Looking back: How nostalgia gets it wrong

If you were a white, stereotypical, middle- or upper-class male, the past probably was lovely. But if you were female, non-white, an immigrant, LGBTQ, or just didn’t fit into your narrowly defined gender role, it was an oppressive time. It wasn’t until I heard Reverand Bill Sinkford speak at First Unitarian in Portland that someone articulated the problem with nostalgia.

What inspired this post? This article from The Independent by psychology professor Dr. Peter Gray. I agree whole heartedly with his research on the importance of play, but in the third paragraph, he writes,

“I’m lucky. I grew up in the United States in the 1950s, at the tail end of what the historian Howard Chudacoff refers to as the “golden age” of children’s free play. The need for child labour had declined greatly, decades earlier, and adults had not yet begun to take away the freedom that children had gained. We went to school, but it wasn’t the big deal it is today. School days were six hours long, but (in primary school) we had half-hour recesses in the morning and afternoon, and an hour at lunch. Teachers may or may not have watched us, from a distance, but if they did, they rarely intervened.”

I doubt that it was that simple, and I doubt that this was really true for a majority of kids. What about African-, Asian-, Latino-, Irish-, Jewish- or Native-Americans? What about poor white kids? Were they enjoying unprecedented free time after school where they could roam the streets safely? What about kids who were questioning their sexuality or who knew that they were different? What about girls who were told that their life goal was to find a husband and keep a house? How did they feel about being “lucky” in the 1950s?

This article from the Atlantic quotes These Happy Golden Years when a snow storm requires Laura Ingalls Wilder to get to work teaching school with no snow plows to make her own way, but she never thinks about canceling school or a 2-hour delay and even marks some kids tardy. Oh how wonderful life was back when people worked hard without complaint and kids respected their elders! Wendy McClure is quoted as saying, “You have to admit that the Little House books are constructed, and there were definite artistic decisions and efforts to portray things a certain way, and leave out other things.” This is the most important piece of this article: memories are inaccurate or incomplete.

Homecoming Sunday at First Unitarian Church was a profound turning point in my understanding of nostalgia. In his sermon on Sept 11, 2011, called Paradise Found, Reverend Bill Sinkford puts it succinctly,

“Now, nostalgia has its place. There’s merit in that vision and integrity in that lifestyle…. But looking backward to a lost eden can also be a retreat. A retreat from this world that can feel so difficult to understand and to navigate well, filled with so many obstacles to health and wholeness. This world can be unfair and even dangerous. It can be appealing, even seductive to wish the present away, and seek a return to a simpler way, a purer and more innocent time. A time before people of color and undocumented workers and their families became such a problem. A time when gender roles were clear and distinct. A time of abundance with the economy growing and jobs plentiful. A time of security and confidence in the future….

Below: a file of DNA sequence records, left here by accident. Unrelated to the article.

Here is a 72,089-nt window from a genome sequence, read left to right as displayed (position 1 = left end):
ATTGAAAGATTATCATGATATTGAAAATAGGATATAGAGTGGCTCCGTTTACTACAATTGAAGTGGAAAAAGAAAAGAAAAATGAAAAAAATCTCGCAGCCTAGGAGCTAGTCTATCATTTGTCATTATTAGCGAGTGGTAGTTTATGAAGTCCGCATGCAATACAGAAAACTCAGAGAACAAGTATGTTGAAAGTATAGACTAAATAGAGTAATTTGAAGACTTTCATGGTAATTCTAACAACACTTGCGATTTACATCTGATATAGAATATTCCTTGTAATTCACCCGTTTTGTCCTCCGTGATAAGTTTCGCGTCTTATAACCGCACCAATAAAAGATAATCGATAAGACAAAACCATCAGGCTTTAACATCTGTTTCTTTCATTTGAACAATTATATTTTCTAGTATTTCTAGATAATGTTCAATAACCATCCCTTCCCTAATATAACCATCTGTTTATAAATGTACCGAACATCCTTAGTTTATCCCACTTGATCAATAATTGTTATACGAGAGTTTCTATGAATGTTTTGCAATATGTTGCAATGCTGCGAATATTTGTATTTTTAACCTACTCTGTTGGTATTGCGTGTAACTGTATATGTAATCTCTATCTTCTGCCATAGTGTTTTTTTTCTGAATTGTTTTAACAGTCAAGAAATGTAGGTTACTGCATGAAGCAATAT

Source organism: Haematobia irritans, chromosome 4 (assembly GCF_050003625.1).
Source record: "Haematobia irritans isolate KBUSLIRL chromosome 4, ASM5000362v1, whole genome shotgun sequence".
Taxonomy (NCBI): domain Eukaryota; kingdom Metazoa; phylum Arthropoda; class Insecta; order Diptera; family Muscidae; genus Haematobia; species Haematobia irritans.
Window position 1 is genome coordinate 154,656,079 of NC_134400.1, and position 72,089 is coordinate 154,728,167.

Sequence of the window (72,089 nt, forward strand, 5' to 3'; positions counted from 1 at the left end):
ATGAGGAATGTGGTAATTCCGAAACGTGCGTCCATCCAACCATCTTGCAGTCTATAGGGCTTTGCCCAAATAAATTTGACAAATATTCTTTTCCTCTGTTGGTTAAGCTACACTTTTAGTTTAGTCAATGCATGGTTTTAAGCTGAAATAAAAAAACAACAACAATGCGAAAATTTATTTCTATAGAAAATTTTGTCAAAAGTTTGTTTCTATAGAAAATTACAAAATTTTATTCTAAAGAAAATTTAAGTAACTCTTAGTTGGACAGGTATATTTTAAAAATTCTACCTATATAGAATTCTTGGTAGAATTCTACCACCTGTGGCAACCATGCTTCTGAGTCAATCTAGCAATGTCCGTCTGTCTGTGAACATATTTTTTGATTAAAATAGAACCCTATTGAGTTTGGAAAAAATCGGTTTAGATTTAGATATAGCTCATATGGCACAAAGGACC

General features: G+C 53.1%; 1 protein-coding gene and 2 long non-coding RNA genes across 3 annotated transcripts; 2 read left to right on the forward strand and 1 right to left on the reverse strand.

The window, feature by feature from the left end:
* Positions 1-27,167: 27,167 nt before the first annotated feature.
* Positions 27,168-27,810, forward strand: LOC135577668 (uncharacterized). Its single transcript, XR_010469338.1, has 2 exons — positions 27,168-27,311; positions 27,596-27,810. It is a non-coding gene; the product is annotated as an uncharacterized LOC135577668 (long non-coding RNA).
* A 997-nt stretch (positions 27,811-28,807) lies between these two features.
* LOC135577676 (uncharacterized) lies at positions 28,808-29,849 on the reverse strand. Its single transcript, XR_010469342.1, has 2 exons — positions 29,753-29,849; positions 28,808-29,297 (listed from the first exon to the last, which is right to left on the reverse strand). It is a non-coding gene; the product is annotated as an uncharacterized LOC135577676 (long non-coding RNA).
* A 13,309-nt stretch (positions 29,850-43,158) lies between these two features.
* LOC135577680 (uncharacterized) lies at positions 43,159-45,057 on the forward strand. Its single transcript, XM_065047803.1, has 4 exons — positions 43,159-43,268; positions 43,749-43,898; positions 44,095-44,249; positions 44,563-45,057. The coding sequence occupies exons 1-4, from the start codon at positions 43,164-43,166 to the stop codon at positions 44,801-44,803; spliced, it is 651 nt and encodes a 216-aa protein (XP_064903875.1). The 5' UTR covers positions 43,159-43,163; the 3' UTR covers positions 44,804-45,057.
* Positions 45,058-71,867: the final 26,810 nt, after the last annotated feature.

The main problem with yearning for [the ideal past], however, is not in the specifics. The main problem is that it encourages a rejection of this world here and now, with all of its beauty and possibility, as well as its problems. There is no encouragement to take responsibility for the way we live now and little incentive to help create heaven, here on Earth, in that vision.

… Eden never existed, of course. Or rather, it existed for only a small slice of our people. If you were poor or a person of color or queer the only place for you in that Eden was as a laborer, a servant or in the closet. Poor women and women of color always worked. And even if you were lucky enough to be middle class and white, the gender roles were constraining at best. There was unhappiness even in those households.”

We have different social, environmental, medical, and psychological problems today than they had sixty years ago, that’s for sure, and 60 years from now they will be different too. I would rather engage with the world as it is and let my vision of the future evolve, than escape into inaccurate and incomplete memories that belie a better time. It is here and now that I use my privilege to work for a better, fairer, more just world.

Advertisements

2 thoughts on “Looking back: How nostalgia gets it wrong

  1. Pingback: Blindspot: Hidden Biases of Good People, by Mahzarin R. Banaji and Anthony G. Greenwald | Julie Kallio Robison

  2. Pingback: Book share: The Culture of the New Capitalism, by Richard Sennett | Julie Kallio Robison

Leave a Reply

Please log in using one of these methods to post your comment:

WordPress.com Logo

You are commenting using your WordPress.com account. Log Out / Change )

Twitter picture

You are commenting using your Twitter account. Log Out / Change )

Facebook photo

You are commenting using your Facebook account. Log Out / Change )

Google+ photo

You are commenting using your Google+ account. Log Out / Change )

Connecting to %s